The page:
A new unpublished decision from the Michigan Court of Appeals looks at a dispute over several intra-family oral loans. In the course of an unusually lengthy opinion, the reader is provided a comprehensive course on when, to what extent, and for how long, such loans remain collectible. Albeit not a probate case per se, these issues come up frequently in estate and trust settlement work.
Parents finance Child’s life and business ventures over a period of decades. At least according to the Parents, these financial transactions were “loans” that Child has failed to pay back. So, they sue for breach of contract.
In addition to disputing the nature of the transactions as “loans,” Child files a Motion for Summary Disposition on the proposition that even if they were loans the statute of limitations on all of them has long since run, and the statutes of frauds make them void.
Both sides agree that the Parents first demanded repayment of these obligations three years before they filed the Complaint.
Child loses at the trial court, and, for the most part, loses in the COA.
Types of Loans
One of the things that makes this lengthy opinion a worth reading is the discussion related to the types of loans involved and the corresponding analysis of the statute of limitations as to each type.
According to Parent, Child was given some money with the understanding that he would repay it when the Parents demanded repayment (a simple “demand loans).
Other loans, they say, were to be repaid when a certain event occurred, such as when the Child became financially stable so as to have the wherewithal to be able to afford to repay. What we might call: loans which become due upon the occurrence of an event.
Other loans were simple installment loans, which installment payments were to begin immediately upon the making of the loan.
Finally, there were loans that were a mix of installment and event-triggered loans. That is, upon the occurrence of a triggering event, the Child would be obligated to begin paying back the loan in installments.
Statute of Limitations
The statute of limitations on a breach of contract is six years. The issue is when the clock starts ticking.
For the demand notes and the event-triggered loans, the rule is that the statute of limitations begins to run when the demand if made or the event occurs, which are fact findings that, in this case, have yet to be established. A caveat to the demand notes is the rule that the period of time between the loan and the demand cannot be unreasonable.
For the immediately owing installment note, the statute of limitations runs as to each individual installment separately on the date that each individual installment payment comes due. The COA notes that the “continuing wrong” doctrine does not apply to such transactions. Which is to say that one can only go back six years, and installments that were due prior to that time are outside the statute of limitations and uncollectible,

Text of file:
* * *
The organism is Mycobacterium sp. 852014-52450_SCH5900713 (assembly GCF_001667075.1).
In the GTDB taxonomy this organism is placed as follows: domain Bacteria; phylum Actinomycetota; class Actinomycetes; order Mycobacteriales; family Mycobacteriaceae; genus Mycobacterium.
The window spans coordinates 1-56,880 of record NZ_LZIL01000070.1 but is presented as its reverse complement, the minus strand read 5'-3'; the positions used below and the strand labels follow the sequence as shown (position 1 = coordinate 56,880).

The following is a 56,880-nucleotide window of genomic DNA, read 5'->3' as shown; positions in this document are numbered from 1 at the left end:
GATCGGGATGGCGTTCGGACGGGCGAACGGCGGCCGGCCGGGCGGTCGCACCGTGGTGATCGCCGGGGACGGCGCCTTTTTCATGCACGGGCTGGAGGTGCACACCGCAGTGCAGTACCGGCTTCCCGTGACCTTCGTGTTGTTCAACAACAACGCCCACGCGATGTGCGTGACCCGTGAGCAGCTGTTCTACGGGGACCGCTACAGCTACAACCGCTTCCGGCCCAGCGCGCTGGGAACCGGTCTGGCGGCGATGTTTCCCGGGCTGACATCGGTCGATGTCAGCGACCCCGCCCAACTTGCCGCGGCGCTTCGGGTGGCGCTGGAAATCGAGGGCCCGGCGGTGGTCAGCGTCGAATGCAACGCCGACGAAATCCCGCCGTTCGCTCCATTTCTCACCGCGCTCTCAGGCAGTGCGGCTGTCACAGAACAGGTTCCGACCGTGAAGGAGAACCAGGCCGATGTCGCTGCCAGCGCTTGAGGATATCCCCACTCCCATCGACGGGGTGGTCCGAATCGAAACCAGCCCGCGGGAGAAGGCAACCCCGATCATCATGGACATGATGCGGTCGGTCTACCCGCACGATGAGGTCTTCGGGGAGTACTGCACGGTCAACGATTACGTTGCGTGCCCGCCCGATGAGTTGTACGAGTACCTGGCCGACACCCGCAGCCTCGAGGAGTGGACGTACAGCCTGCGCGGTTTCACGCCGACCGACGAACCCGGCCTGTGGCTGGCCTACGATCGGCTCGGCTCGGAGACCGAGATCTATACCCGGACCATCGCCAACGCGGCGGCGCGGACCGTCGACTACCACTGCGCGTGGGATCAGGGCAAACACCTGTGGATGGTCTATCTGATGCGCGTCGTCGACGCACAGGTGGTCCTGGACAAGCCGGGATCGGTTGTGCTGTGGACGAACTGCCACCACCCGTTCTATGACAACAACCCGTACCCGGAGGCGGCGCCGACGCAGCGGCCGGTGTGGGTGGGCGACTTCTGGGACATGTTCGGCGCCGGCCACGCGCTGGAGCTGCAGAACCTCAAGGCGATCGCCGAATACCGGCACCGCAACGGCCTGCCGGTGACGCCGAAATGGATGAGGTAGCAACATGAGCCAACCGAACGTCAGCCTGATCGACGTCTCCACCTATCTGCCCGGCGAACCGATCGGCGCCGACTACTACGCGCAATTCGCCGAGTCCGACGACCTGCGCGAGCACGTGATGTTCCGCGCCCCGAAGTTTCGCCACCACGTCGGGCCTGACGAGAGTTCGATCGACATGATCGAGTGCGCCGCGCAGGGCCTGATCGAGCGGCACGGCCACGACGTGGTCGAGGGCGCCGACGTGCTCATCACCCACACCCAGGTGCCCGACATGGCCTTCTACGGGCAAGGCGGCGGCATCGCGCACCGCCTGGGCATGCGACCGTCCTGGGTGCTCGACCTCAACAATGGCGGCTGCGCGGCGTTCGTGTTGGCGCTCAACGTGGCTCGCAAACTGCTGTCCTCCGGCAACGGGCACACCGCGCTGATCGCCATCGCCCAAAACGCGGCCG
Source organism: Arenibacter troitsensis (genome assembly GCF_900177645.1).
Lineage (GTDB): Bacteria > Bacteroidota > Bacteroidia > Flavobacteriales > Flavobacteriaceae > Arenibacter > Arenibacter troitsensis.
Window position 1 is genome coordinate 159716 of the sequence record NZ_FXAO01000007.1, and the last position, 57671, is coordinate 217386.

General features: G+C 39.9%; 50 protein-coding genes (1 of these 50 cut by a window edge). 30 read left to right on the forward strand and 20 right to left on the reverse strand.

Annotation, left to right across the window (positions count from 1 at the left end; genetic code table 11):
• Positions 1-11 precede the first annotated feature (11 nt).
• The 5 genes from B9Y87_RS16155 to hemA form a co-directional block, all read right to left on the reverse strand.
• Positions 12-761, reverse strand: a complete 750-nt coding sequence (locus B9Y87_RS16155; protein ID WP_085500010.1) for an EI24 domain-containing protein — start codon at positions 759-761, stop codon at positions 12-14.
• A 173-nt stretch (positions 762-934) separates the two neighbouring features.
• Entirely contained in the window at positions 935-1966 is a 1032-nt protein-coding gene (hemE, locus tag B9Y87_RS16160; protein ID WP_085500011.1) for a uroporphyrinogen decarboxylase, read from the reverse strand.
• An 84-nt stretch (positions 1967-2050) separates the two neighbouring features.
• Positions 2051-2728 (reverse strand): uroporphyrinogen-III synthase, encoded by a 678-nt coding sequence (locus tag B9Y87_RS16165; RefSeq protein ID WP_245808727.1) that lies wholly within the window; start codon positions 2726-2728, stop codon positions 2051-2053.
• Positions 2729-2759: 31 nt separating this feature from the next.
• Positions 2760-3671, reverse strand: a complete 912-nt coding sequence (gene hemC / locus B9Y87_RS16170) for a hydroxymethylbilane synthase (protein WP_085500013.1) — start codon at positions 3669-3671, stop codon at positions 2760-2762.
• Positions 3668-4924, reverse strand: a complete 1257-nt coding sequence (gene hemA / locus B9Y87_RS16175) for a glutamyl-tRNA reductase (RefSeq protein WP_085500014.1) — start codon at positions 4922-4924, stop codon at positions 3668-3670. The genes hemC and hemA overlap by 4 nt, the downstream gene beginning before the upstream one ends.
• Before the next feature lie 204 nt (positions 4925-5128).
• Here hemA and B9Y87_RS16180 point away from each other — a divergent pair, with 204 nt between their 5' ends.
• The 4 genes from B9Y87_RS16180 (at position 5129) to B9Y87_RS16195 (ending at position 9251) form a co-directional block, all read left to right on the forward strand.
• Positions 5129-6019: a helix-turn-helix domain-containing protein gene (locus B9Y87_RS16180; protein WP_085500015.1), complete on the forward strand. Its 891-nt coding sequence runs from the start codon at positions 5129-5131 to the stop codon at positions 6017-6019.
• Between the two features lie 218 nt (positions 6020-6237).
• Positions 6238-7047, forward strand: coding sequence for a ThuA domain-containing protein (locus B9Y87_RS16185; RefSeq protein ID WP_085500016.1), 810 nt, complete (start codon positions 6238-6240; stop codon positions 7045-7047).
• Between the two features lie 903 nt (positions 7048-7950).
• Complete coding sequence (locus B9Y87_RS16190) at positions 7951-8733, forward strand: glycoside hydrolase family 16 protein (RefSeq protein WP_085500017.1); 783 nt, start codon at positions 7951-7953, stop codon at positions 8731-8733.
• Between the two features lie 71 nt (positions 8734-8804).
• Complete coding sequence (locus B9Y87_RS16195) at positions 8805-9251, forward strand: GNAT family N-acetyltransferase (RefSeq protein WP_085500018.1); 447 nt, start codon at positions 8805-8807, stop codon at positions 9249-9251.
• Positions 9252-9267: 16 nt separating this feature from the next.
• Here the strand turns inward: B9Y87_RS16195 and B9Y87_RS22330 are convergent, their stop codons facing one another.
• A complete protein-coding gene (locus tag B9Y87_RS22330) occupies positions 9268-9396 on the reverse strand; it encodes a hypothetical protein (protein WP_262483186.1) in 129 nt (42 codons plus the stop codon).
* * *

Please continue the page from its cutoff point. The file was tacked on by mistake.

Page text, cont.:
Logically, the statute of limitations on instalment contracts that begin upon demand or upon the occurrence of an event, is based on the date the installments become due after the obligation to repay has been triggered.
Statutes of Frauds
The Child also raises two differing statutes of frauds as defenses.
MCL 566.106 requires that agreements re interests in real estate must be in writing.
MCL 566.132(1)(a) mandates that agreements which by their terms must be performed beyond a period of one year, must be in writing.
Child says that one of the so-called loans was for the transfer of a gas station from Parents to him. Accordingly, he claims to be protected by the statute of frauds relating to real property. But the COA points out that, according to the Complaint, what was actually conveyed was stock in the entity that owned the realty on which the gas station was located. The COA cites Michigan decisions that have held that the conveyance of stock in an entity that holds real estate is not subject to the statute of frauds on realty. The Child loses.
Child says that all of the loans are nonetheless unenforceable under the one-year statute of frauds. The COA agrees that the one-year statute of frauds is grounds for dismissing the installment loans, including the installment loans that were event-triggered because in each instance the installment payment period extended beyond one year. That is true notwithstanding the Parents’ argument that the fact that some payments had been made on some of these loans (aka “partial performance”) because, the COA says, the doctrine of partial performance is not applicable to contracts dealing with personal property. The Child gets a partial victory, but not so fast….
Parents argue that pursuant to the doctrine of equitable estoppel the Child is precluded from arguing that either the statute of limitations or statute of frauds applies. The evidence tendered by Parents is that Child kept telling them that he would pay the loans in full when his financial situation improved, and that he also said he did not want his obligation reduced to a writing because such a writing would potentially interfere with his efforts to obtain financing from other sources for other ventures. This was enough for the COA to conclude that the Parents had adequately established a basis for equitable estoppel as to both defenses.
This is one of the longer opinions I’ve seen from the COA.
The case is unpublished.